“There’s a song lyric from a hymn I remember from several churches ago that says, “We are called to act with justice, we are called to love tenderly, we are called to serve one another and walk, humbly with God”
I’m fairly positive this lyric is based off of the verse from Micah 6:8 that says, “What does the lord require of you but to do justice, and to love kindness, and to walk humbly with your God.” ‘
To read more about Emily’s thoughts, continue to her blog here!
Hi, my name is Chloe! Last May, I graduated from Calvin College in Michigan with a degree in English Literature and Environmental Studies. I’ve spent my life thus far split equally between three places: Beijing, China; Birmingham, Alabama; and Grand Rapids, Michigan. Because of this, I’m not entirely sure where to call home, but this year I’m excited to explore a new place.
Since I spent the first chunk of my life in China as a missionary kid in a small Reformed denomination, I’ve grown up appreciating the role of culture and the importance of community. When I studied in England for a semester during college, I was drawn to the liturgical and ecumenical aspects of the Anglican tradition. Through my time living in the Sycamore House, I hope to learn more about the Episcopal Church as well as how to live intentionally with others.
This year, my service placement is with the Pennsylvania Chapter of the Sierra Club. As a national grassroots environmental advocacy group, the Sierra Club is largely volunteer-run. My position as an Organizing Fellow primarily involves supporting these volunteer leaders across the state, creating resources for local groups and coordinating statewide strategies for their environmental justice campaigns.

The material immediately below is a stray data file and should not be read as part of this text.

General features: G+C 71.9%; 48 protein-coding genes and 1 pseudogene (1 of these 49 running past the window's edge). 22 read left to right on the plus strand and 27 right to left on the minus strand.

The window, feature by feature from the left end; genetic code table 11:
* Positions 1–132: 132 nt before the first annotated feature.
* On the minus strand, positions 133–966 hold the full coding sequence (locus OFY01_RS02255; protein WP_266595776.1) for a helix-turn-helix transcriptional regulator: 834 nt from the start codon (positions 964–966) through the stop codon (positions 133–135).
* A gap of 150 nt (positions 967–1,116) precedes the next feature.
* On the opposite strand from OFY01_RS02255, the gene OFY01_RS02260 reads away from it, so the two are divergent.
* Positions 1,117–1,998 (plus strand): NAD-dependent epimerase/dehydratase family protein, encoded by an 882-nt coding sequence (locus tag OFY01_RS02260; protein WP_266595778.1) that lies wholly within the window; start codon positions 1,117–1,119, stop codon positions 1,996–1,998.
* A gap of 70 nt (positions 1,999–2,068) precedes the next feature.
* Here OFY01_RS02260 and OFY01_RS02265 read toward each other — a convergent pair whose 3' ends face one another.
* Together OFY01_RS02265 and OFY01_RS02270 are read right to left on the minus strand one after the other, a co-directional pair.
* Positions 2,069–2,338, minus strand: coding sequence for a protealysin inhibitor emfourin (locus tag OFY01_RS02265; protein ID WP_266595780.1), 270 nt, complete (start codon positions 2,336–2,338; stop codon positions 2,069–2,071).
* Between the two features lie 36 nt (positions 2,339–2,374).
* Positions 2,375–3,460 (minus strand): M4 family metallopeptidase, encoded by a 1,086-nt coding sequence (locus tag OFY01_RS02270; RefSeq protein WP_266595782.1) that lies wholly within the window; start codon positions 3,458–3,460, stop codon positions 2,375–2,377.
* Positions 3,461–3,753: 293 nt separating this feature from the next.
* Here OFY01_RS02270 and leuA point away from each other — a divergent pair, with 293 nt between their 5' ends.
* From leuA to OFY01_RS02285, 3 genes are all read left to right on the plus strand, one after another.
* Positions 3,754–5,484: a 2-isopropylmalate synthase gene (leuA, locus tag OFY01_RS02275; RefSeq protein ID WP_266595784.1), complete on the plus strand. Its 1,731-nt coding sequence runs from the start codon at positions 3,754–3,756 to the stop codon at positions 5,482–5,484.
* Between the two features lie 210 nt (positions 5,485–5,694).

The majority of my work supports the state’s “Ready for 100” campaign, a national movement that advocates for clean and equitable energy, urging local legislators and decision-makers to make commitments to renewable energy and offering action plans to back these resolutions. In light of the Intergovernmental Panel on Climate Change’s recent report, this work feels more critical than ever.
Although it’s been just over a month, I’ve already been challenged and stretched by my time here. And I’ve been incredibly grateful for walks along the Susquehanna River, the goodwill and humor of my housemates, the kindness of my coworkers, and the generosity of the members of St Stephen’s.
My name is Katie Lamp, and I came to Sycamore House by way of small town Alabama. I graduated from the University of South Alabama in December 2016 with my Bachelor’s in Social Work. Before arriving in Harrisburg, I worked in community mental health as a case manager. This year, I will be serving with Capital Area Head Start. I am excited about this opportunity because I have always loved working with children and I am looking forward to being a part of early interventions that will benefit these students for years to come.
Whenever someone finds out where I’m from, the first question is always, “Why Pennsylvania?” The answer is that Pennsylvania is home, too! I was born here along with my mother and three of my grandparents. I fondly remember many summer vacations here and always told my parents growing up that I was going to live here one day, even if just for a year. I’m happy that my statement was correct!
In my free time, I love exploring my new surroundings, reading, and listening to music and sports radio. I love watching football (NOT an Alabama fan!), baseball, and hockey. I am also very interested in genealogy and have composed a substantial family tree archive. When I’m back home in Alabama, I spend a lot of time with my Godson who is almost 4.